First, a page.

DOING IT BETTER
Still, more c-stores are taking tired coffee programs and turning them into destination platforms that are enticing whole new customer sects.
“I think that for us, one of the big keys about consumers is that I don’t necessarily think that they are that price conscious,” said David Lloveras, vice president of retail operations for Sprint Foods Stores Inc., based in Augusta, Ga. “I think that the likes of Starbucks have set a much higher bar, so one of the things that I’ve been speaking with Andy (president and CEO Anderson Jones) about during my eight months here is the need for (excellence in) execution, freshness and different alternatives.”
Sprint offers customers a southern pecan blend of coffee. “We get it from our supplier, S&D Coffee, and it is something that none of our competition have. It allows us to get that competitive advantage for a person’s taste preference.”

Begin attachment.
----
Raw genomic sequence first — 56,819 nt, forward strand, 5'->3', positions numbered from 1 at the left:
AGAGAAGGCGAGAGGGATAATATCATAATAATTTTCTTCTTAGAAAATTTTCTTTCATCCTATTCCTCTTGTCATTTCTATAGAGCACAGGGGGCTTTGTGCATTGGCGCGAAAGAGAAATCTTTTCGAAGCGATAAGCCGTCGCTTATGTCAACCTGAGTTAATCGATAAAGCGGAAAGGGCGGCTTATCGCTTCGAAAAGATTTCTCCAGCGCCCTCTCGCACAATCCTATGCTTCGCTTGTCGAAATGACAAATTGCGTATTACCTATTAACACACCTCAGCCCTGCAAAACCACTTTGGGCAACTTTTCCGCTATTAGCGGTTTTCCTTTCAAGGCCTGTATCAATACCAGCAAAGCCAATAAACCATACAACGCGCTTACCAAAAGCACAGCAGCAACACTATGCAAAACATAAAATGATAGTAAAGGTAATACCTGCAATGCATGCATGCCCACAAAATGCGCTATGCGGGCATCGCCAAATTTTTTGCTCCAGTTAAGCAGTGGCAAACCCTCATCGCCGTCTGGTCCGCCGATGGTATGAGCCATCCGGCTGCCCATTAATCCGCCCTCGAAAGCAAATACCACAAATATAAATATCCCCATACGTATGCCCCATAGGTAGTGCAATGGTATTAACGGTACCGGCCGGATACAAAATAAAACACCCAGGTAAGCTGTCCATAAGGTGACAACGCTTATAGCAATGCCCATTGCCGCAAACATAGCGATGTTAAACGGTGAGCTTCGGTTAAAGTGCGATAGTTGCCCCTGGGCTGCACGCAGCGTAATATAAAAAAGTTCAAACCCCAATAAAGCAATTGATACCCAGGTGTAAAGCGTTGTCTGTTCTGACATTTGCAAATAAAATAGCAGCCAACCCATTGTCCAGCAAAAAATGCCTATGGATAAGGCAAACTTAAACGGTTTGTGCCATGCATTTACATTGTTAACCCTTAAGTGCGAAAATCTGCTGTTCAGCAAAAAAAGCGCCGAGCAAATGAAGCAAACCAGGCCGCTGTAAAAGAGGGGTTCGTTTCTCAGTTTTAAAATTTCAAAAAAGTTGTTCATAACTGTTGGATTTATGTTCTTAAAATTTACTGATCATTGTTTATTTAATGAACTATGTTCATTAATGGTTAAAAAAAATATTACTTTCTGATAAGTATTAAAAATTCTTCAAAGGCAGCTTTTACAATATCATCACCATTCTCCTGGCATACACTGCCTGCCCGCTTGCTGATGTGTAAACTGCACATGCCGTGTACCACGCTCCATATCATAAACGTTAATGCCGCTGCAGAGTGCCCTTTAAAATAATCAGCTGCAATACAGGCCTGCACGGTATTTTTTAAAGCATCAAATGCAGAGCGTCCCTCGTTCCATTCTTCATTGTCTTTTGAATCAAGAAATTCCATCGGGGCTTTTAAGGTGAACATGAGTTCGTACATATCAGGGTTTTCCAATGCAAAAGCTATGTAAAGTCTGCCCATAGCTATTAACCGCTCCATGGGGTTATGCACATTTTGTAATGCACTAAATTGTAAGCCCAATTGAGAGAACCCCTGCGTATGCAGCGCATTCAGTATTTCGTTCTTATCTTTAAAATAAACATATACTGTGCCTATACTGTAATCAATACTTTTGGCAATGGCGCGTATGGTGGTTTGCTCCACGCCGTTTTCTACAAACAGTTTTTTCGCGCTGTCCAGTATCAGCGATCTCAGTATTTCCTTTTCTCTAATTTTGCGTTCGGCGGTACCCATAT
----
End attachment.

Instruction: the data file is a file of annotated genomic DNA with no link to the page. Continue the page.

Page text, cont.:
Also, there are multiple ways that a convenience store can try and deal with the rising costs, Lloveras said. “What we do at Sprint foods is ensure that we are offering fresh coffee all the time, and trying to give the consumers’ palates a different alternative.”
“The whole problem is that a lot of convenience stores are using coffee as a loss leader anyway,” said Bob Phibbs, whose consulting firm, The Retail Doctor, based in Coxsackie, N.Y. “I’m in upstate New York, and putting out signs that read ‘Free Coffee’ or ‘One Price’ makes no difference. The margins on coffee are really high anyway, so honestly, if the price goes up a few pennies, it’s not really attacking their bottom lines that much.”
Perhaps, c-store operators need not try and compete with Starbucks, he explained.